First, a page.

Project description:In 1995, Malach et al. discovered an area whose fMRI BOLD response was greater when viewing intact, familiar objects than when viewing their scrambled versions (resembling texture). Since then hundreds of studies have explored this late visual region termed the Lateral Occipital Complex (LOC), which is now known to be critical for shape perception (James, Culham, Humphrey, Milner, & Goodale, 2003). Malach et al. (1995) discounted a role of familiarity by showing that "abstract" Henry Moore sculptures, unfamiliar to the subjects, also activated this region. This characterization of LOC as a region that responds to shape independently of familiarity has been accepted but never tested with control of the same low-level features. We assessed LOC's response to objects that had identical parts in two different arrangements, one familiar and the other novel. Malach was correct: There is no net effect of familiarity in LOC. However, a multivoxel correlation analysis showed that LOC does distinguish familiar from novel objects.
Project description:Visual object-recognition is thought to involve activation of a distributed network of cortical regions, nodes of which include the lateral prefrontal cortex, the so-called lateral occipital complex (LOC), and the hippocampal formation. It has been proposed that long-range oscillatory synchronization is a major mode of coordinating such a distributed network. Here, intracranial recordings were made from three humans as they performed a challenging visual object-recognition task that required them to identify barely recognizable fragmented line-drawings of common objects. Subdural electrodes were placed over the prefrontal cortex and LOC, and depth electrodes were placed within the hippocampal formation. Robust beta-band coherence was evident in all subjects during processing of recognizable fragmented images. Significantly lower coherence was evident during processing of unrecognizable scrambled versions of the same. The results indicate that transient beta-band oscillatory coupling between these three distributed cortical regions may reflect a mechanism for effective communication during visual object processing.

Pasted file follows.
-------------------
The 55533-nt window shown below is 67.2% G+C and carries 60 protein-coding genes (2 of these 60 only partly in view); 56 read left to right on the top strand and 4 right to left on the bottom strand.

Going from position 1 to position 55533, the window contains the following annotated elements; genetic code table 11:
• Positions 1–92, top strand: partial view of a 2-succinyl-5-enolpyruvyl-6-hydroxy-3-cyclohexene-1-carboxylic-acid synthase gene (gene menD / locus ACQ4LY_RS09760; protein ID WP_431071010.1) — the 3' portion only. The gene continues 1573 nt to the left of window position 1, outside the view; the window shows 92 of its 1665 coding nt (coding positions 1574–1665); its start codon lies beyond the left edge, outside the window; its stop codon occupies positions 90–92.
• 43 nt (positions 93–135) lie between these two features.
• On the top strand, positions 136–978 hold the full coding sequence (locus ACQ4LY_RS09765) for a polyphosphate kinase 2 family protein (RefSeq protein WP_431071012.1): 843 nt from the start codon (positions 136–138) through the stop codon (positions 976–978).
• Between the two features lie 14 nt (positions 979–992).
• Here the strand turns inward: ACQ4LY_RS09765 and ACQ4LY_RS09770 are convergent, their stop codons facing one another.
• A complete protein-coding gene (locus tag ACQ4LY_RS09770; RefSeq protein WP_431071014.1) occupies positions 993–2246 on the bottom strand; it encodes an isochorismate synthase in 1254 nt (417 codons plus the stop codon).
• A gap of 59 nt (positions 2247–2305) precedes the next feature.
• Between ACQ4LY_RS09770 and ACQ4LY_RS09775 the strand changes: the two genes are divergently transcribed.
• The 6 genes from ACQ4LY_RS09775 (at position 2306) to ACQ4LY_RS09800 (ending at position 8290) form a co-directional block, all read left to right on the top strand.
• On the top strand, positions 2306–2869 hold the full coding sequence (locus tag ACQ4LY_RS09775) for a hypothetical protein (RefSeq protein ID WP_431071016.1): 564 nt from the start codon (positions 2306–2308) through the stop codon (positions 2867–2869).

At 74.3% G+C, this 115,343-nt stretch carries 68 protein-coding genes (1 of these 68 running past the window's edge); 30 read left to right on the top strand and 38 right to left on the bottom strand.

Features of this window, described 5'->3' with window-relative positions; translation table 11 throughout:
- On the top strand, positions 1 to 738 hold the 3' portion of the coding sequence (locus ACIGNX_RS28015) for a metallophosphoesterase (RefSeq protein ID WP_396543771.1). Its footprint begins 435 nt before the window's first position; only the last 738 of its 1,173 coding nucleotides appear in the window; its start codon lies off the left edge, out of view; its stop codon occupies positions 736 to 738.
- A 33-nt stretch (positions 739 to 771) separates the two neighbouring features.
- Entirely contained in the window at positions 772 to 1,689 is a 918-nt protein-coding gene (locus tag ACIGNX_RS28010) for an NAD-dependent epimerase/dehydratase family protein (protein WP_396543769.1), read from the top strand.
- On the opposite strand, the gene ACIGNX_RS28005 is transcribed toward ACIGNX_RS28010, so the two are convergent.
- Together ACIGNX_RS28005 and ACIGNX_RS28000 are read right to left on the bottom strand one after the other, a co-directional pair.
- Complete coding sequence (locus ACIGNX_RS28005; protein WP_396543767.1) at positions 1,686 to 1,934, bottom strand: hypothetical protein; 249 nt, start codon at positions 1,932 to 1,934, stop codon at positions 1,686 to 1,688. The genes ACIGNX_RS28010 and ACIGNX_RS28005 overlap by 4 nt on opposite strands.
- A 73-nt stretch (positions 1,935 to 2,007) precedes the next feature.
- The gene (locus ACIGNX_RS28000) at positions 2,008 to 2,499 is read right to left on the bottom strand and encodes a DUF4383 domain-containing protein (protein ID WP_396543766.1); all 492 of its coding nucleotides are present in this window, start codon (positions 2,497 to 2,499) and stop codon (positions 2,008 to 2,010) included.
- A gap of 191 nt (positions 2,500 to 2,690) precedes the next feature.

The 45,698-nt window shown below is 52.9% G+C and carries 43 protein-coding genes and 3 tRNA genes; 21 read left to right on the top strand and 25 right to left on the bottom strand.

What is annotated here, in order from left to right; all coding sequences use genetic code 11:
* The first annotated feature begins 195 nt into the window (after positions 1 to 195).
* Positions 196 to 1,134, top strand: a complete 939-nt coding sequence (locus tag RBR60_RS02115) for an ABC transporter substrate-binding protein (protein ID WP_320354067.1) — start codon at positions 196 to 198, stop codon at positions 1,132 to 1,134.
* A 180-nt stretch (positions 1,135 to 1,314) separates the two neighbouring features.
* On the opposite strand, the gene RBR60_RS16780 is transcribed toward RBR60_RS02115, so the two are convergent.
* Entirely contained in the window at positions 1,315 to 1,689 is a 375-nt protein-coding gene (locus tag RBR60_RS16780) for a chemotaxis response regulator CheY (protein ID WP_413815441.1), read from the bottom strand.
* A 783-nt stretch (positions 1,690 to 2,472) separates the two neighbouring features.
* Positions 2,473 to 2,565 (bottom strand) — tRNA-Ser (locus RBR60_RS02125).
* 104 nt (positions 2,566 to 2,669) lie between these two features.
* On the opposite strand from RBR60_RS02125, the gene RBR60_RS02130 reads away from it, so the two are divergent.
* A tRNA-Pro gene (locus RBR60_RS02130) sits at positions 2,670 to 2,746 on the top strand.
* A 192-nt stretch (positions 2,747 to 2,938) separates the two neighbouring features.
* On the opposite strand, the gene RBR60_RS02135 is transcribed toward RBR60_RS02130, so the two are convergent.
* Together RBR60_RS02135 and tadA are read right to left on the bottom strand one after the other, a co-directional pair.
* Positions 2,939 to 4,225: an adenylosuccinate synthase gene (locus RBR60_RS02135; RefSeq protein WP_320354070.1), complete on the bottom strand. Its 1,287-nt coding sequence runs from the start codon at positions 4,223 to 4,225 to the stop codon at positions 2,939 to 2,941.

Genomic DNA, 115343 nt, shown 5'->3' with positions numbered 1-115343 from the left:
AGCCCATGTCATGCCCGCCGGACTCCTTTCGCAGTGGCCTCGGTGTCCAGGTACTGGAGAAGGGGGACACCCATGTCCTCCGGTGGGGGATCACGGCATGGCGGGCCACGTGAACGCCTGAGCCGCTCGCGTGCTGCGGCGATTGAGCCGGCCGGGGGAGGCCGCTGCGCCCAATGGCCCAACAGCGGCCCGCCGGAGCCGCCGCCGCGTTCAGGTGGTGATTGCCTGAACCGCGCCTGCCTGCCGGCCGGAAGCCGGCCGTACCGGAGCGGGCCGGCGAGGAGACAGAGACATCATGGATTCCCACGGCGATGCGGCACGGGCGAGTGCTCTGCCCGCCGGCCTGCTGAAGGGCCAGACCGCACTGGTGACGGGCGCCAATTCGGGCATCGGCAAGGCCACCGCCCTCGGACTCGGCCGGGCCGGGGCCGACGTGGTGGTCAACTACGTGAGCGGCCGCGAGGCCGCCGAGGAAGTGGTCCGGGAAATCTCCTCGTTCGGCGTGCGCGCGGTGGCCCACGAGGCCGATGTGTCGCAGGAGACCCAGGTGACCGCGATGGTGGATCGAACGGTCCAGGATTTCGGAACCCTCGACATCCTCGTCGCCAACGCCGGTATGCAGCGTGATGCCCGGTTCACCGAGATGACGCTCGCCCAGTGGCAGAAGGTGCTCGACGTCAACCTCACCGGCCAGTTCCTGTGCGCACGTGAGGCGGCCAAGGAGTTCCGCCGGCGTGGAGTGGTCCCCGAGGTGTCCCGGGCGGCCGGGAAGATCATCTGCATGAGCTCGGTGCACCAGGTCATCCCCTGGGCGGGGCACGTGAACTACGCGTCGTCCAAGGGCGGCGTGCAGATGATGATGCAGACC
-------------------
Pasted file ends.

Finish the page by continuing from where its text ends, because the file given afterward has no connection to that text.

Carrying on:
Project description:The visual hierarchy of the ventral stream has been widely studied. However, it remains unclear how the hierarchical system organizes its functional coupling during top-down cognitive process. The present fMRI study investigated task-dependent functional connectivity along the ventral stream, while twenty-eight participants performed object recognition tasks that required different types of visual processing: i) searching or ii) memorizing visual objects embedded in natural scene images or iii) free viewing of the same images. Utilizing a seed-based approach that explicitly compared task-specific BOLD time-series, we identified task-dependent functional connectivity of the visual ventral stream, demonstrating different correlation structures. Searching for a target object manifested both correlated and anti-correlated structures, separating the visual areas V1 and V4 from the posterior part of the inferior temporal cortex (PIT). In contrast, the ventral stream structure remained correlated during memorizing objects, but increased the correlation between the right V4 and PIT. On the other hand, V1 and V4 showed task-dependent activation, whereas PIT was deactivated. These results highlight the context-dependent nature of the visual ventral stream and shed light on how the visual hierarchy is selectively organized to bias object recognition toward features of interest.